Miss Representation: The Portrayal of Women in the Media

By Amna Pervaiz 



Emma Watson, a powerful and prominent celebrity, garnered a lot of media attention after her UN speech about feminism. As the ambassador to UN women, Watson spoke about women’s rights, equality and the need for action.

Jennifer Siebel Newsom, the creator of the 2011 documentary Miss Representation, makes a similar plea. However, her focus is on the under-representation of women in the media. Her documentary depicts Hollywood, advertising, politics and news as degrading the perceptions towards women.

For instance, Newsom uses a clip of a woman in a music video gyrating in a cage while men threw money at her. Another example was in a newscast in which Sarah Palin was discussed as looking “attractive” in her hat instead of discussing the content of her words. Both these examples illustrate women being treated like objects in the media.

Also, Newsom interviewed a host of successful, powerful, and accomplished women for her film. These women speak about issues and problems they’ve had while being in the public sphere. For example, Katie Couric discussed how people focused more on her physical appearance, like if “she [was] showing too much leg,” rather than her the quality of her reporting.

Most of the film’s rhetoric revolves around the influential power of men in the media. This leaves little room for powerful women, which leads to a demeaning portrayal of women. In the film, there’s a scene that shows women in politics being described as ‘whiny’ in news articles. Erike Falik, one of the interviewees, said that women are twice more likely to be described as emotional compared to men.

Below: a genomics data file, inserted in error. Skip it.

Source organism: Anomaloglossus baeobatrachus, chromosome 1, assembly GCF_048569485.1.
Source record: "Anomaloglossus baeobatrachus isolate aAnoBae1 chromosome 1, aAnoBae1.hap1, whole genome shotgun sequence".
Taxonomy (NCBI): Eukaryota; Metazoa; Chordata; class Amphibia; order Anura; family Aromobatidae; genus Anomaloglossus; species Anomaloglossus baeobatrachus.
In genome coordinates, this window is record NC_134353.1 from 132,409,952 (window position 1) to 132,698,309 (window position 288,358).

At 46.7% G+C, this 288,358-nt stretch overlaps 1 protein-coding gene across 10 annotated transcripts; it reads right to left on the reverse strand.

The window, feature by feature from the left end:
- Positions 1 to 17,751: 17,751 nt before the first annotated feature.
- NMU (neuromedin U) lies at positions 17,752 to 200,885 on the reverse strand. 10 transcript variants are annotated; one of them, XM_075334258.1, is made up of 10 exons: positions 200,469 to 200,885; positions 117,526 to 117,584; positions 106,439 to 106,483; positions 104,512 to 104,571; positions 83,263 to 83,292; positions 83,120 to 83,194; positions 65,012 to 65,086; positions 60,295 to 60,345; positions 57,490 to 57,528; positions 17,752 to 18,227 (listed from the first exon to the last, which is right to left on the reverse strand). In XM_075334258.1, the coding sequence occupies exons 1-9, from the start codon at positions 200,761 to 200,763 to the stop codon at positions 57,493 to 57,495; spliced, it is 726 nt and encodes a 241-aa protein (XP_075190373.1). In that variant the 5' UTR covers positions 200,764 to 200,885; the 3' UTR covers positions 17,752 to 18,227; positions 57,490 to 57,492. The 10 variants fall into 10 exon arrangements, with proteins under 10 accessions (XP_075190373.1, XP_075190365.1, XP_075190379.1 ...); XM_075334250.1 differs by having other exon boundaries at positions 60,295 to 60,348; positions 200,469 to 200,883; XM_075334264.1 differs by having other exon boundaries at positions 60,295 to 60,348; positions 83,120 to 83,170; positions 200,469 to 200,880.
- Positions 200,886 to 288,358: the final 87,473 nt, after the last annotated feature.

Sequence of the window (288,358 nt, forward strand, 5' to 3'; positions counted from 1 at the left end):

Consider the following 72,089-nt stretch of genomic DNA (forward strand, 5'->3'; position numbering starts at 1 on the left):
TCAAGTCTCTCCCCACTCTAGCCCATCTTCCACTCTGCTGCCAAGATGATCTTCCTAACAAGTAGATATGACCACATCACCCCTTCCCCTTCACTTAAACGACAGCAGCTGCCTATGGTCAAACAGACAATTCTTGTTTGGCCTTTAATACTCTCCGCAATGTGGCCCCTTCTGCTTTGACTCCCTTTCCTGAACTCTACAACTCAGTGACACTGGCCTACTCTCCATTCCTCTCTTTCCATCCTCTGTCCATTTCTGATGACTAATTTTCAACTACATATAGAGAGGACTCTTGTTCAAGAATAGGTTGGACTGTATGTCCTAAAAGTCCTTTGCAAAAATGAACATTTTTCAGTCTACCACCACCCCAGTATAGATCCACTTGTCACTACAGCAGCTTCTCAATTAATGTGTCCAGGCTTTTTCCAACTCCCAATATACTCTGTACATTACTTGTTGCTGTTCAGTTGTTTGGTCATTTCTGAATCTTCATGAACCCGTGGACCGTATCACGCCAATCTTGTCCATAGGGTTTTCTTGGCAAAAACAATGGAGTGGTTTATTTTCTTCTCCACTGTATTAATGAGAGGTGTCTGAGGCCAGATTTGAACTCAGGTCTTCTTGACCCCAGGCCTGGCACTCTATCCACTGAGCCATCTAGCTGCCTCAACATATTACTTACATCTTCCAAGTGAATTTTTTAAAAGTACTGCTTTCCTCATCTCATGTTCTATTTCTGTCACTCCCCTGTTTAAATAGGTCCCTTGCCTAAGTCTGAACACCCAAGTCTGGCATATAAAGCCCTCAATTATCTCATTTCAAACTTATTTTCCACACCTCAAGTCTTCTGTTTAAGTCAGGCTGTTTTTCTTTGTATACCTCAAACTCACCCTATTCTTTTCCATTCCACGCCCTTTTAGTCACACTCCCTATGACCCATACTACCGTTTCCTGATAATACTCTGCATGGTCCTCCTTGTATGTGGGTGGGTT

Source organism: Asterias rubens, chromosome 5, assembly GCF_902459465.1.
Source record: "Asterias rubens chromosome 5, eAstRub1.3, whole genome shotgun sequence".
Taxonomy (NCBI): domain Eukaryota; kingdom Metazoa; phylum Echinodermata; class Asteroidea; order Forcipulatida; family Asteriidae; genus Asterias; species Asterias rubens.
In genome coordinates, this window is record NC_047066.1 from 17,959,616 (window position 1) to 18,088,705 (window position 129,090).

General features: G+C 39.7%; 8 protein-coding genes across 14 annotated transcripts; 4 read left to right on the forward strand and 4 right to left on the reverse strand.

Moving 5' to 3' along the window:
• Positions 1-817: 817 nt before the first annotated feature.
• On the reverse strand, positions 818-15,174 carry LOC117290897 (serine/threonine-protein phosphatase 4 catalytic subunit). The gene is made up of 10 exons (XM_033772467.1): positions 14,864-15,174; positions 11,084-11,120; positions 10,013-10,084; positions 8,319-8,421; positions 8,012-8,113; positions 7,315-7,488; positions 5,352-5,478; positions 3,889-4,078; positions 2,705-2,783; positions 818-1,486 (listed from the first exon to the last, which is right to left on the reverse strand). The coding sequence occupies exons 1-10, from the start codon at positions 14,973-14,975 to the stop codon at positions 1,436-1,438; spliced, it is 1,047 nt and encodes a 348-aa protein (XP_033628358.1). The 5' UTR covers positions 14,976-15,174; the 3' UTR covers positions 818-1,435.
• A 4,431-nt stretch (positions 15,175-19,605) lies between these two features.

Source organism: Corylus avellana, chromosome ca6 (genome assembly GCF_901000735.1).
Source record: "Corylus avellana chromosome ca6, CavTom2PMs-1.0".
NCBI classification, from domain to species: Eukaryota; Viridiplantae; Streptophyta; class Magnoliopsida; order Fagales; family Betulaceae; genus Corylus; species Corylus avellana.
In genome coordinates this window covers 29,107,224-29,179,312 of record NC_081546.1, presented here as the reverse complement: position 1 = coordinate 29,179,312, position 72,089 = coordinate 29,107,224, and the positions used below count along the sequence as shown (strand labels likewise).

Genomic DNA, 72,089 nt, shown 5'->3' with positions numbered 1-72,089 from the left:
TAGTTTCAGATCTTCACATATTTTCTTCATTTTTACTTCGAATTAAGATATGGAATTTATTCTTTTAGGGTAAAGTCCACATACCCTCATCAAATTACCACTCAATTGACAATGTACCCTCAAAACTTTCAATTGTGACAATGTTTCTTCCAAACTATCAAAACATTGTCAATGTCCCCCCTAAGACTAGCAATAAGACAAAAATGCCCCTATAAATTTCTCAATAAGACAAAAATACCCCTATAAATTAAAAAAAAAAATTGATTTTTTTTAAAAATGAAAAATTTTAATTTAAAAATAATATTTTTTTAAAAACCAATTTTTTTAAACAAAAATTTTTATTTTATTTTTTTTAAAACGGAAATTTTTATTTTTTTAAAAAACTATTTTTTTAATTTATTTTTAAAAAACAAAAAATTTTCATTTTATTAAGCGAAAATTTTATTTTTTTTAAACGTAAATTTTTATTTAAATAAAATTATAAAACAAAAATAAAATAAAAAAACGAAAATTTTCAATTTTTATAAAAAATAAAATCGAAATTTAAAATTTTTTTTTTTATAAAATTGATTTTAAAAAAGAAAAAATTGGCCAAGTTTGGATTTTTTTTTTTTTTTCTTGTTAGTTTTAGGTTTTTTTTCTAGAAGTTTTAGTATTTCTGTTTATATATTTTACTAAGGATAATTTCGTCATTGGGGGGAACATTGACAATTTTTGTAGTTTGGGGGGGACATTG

Overall, the film shows that women are often mistreated and under-represented in the media. However, there are flaws to the documentary. All the women interviewed in the film either have PhDs, lots of credentials, or are accomplished actresses like Jane Fonda. This is great, but it doesn’t give a proper representation of all women. For example, ordinary women, women with disabilities, and women of colour were not a part of this project. Yes, it does have Margret Cho and a few others, but they come in for bits and don’t take up as much screen time as the others.

The film’s premise is to address the issue of stereotyping women, by taking them out of the box that the media constantly put them in. But in addressing the issue, Newsom makes it a ‘them’ vs. ‘us’, intelligent vs. unintelligent, respectable vs. slutty, educated vs. uneducated battle between women. She doesn’t lend a voice to the other side of the issue. The film almost suggests that you can only be powerful or successful if you’re not the other type of women. What about those women who might be portrayed as archetypical characters in movies but are making a difference in the real world? For example, empowering women like Emma Watson, or those that don’t have the ability to get a PhD beside their name. It would be essential to talk to them and get their insight and experiences.

Miss Representation is an inspiring film. While you watch you pump your fists in the air and cheer — but it doesn’t offer a solution. It just states a reality most of us are already aware of.

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